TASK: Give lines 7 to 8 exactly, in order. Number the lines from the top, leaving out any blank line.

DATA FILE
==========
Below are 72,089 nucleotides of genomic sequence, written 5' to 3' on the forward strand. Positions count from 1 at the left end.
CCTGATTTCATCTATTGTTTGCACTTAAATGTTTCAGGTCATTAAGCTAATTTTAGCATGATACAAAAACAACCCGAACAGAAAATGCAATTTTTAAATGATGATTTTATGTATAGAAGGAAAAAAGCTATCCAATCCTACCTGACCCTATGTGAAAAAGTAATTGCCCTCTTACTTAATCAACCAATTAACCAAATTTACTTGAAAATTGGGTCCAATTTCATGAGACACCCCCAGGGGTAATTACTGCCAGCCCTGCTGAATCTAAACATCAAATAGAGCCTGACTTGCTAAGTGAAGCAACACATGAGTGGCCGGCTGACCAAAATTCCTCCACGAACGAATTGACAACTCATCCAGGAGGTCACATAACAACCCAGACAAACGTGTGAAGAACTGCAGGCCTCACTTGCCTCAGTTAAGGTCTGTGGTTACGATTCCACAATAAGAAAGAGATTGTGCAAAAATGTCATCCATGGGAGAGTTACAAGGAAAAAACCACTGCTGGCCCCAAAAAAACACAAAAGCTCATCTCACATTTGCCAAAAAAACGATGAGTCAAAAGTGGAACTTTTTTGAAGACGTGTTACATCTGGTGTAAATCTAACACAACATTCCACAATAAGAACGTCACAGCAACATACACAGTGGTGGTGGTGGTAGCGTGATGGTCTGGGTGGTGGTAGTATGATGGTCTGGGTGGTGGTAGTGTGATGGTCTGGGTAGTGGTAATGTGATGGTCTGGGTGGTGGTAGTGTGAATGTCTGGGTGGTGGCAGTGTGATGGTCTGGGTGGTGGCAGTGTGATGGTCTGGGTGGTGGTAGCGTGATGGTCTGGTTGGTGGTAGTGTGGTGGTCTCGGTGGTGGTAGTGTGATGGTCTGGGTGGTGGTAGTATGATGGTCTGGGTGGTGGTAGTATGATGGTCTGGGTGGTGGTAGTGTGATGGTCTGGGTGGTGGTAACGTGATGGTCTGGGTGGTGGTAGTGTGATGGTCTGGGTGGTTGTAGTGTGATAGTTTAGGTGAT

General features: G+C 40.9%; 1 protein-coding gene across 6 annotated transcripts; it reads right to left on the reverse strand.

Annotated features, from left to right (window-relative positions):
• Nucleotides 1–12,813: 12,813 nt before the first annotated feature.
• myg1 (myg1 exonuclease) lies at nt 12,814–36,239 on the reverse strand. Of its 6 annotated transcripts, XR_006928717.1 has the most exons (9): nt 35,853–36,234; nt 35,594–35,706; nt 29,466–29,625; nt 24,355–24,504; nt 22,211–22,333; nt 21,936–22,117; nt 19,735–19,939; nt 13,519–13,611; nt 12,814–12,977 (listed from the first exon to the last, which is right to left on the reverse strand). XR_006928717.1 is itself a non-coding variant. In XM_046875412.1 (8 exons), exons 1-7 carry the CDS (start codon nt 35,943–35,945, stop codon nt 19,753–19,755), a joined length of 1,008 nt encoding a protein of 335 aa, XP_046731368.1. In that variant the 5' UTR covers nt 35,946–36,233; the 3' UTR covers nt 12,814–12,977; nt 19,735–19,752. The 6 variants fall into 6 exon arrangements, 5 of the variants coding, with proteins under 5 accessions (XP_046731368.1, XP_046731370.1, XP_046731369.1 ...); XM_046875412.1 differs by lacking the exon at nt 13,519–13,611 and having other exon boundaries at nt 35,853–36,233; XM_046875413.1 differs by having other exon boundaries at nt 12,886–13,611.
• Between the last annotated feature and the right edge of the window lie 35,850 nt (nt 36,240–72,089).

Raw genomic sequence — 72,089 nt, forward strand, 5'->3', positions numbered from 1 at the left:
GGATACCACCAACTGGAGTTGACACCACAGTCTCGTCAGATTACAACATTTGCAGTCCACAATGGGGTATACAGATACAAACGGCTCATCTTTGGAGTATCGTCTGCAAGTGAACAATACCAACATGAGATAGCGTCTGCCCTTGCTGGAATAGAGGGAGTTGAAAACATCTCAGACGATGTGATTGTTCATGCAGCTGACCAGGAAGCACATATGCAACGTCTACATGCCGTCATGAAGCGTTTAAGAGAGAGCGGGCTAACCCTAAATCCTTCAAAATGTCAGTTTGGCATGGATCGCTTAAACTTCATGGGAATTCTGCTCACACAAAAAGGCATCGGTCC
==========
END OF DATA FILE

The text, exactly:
• Between the last annotated feature and the right edge of the window lie 35,850 nt (nt 36,240–72,089).

Raw genomic sequence — 72,089 nt, forward strand, 5'->3', positions numbered from 1 at the left: